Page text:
The 14th amendment to the United States Constitution declares that no state shall “deny to any person…equal protection of the laws.” Yet some Pennsylvania residents are arguing that punishments for minor drug convictions violate the 14th amendment.
Here is why some are saying that it’s time Pennsylvania changes its approach to punishing minor drug offenders.
Revocation of driving privileges for drug offenders
From 2011 to 2016, 150,000 Pennsylvania drivers lost their driving privileges because of minor drug convictions. The state of Pennsylvania is just one of 12 states where the punishment for a minor drug conviction can include revocation of driving privileges - - even if the offense has nothing to do with a motor vehicle. For instance, a person can have their license suspended even if they were walking down the street or in their own home when found to be in possession of drugs.
One legal non-profit organization is fighting to change the 27-year-old law and filed suit against the state earlier this month.
Violation of the Equal Protection Clause
Equal Justice Under Law represents two individuals who were convicted on minor drug charges and subsequently had their driving privileges revoked. The non-profit’s legal team argues that state law violates the Equal Protection Clause of the United States Constitution with irrational and disproportionate sentencing guidelines. The lawsuit states that the revocation of driving privileges on a minor drug conviction is an unjust sentence when compared to other types of sentences received for motor-vehicle involved convictions.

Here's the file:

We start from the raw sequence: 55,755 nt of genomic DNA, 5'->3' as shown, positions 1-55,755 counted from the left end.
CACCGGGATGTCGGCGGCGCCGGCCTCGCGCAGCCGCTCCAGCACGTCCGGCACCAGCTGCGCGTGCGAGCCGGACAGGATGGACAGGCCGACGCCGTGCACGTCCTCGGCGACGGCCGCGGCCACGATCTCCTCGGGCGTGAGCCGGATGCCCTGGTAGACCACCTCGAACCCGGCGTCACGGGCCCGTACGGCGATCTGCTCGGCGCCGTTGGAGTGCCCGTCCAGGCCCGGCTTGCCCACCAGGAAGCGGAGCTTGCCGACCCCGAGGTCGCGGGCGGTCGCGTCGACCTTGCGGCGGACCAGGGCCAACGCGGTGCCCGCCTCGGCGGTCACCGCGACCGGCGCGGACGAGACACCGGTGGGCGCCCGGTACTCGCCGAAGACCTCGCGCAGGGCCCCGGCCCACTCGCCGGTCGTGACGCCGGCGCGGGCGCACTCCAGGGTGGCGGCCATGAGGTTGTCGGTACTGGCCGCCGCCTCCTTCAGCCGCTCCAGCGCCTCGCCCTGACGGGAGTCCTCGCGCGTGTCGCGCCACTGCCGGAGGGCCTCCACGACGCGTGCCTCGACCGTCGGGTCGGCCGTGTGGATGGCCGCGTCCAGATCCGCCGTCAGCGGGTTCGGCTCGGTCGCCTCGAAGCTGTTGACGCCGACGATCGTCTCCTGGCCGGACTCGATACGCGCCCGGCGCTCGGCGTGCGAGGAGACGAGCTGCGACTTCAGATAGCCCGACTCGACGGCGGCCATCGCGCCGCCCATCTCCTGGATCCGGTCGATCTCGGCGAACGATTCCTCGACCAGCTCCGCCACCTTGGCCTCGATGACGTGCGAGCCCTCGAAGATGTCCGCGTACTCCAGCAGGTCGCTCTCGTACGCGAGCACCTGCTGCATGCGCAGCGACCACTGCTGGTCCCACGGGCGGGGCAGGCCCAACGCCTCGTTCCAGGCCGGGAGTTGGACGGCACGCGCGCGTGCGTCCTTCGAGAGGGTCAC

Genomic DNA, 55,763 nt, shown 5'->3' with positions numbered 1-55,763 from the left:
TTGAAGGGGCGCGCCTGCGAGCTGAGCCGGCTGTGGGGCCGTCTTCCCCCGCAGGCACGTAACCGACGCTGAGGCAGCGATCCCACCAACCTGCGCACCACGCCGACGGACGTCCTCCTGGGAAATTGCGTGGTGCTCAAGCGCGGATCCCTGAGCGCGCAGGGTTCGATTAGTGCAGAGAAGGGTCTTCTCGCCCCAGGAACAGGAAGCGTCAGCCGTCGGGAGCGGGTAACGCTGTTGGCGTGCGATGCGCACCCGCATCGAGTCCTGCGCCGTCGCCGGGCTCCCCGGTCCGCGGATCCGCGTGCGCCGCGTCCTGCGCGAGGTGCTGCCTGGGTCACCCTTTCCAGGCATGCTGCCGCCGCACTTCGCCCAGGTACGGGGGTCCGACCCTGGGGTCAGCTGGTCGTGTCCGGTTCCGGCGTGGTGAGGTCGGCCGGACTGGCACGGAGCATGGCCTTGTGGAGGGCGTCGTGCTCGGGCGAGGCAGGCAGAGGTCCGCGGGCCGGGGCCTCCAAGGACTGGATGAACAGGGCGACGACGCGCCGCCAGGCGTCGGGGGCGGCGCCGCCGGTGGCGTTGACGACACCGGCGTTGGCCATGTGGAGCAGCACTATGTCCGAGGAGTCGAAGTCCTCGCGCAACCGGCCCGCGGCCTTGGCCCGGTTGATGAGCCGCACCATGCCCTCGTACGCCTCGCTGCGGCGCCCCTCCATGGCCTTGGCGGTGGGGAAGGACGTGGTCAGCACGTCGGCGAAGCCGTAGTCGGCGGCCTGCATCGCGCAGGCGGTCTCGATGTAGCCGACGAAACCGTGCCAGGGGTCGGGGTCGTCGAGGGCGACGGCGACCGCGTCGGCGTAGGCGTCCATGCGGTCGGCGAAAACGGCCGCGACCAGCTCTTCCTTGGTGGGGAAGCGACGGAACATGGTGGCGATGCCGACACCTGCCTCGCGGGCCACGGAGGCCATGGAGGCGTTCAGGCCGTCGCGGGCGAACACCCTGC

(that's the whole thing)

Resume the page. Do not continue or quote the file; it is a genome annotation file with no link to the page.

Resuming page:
Punishment for offenses that involve operating a motor vehicle, such as texting and driving or failure to yield to pedestrians, are less severe than punishments for drug offenders who weren’t operating motor vehicles. In addition, the law is retroactive. As such, offenses prior to the law taking effect in 1991 can increase the length of the license suspension, according to the petition.
Life after license suspension
The legal team argues that revocation of an offender’s driving privileges makes it harder for them to maintain employment. In order to supplement their income, they contend, the offenders may re-enter a life of crime to make ends meet.
If the law is scaled back or repealed in the future, minor drug offenders may be able to hold onto their driving privileges. With a valid license, these individuals would have more job opportunities available to them and a better chance at leading a lawful life, according to the petition.
Being convicted on a minor drug charge doesn’t always mean that you are a danger when you’re behind the wheel. If you are facing similar charges, the overturn of the law could help you to keep your driving privileges and ensure that you are afforded equal protection under the law.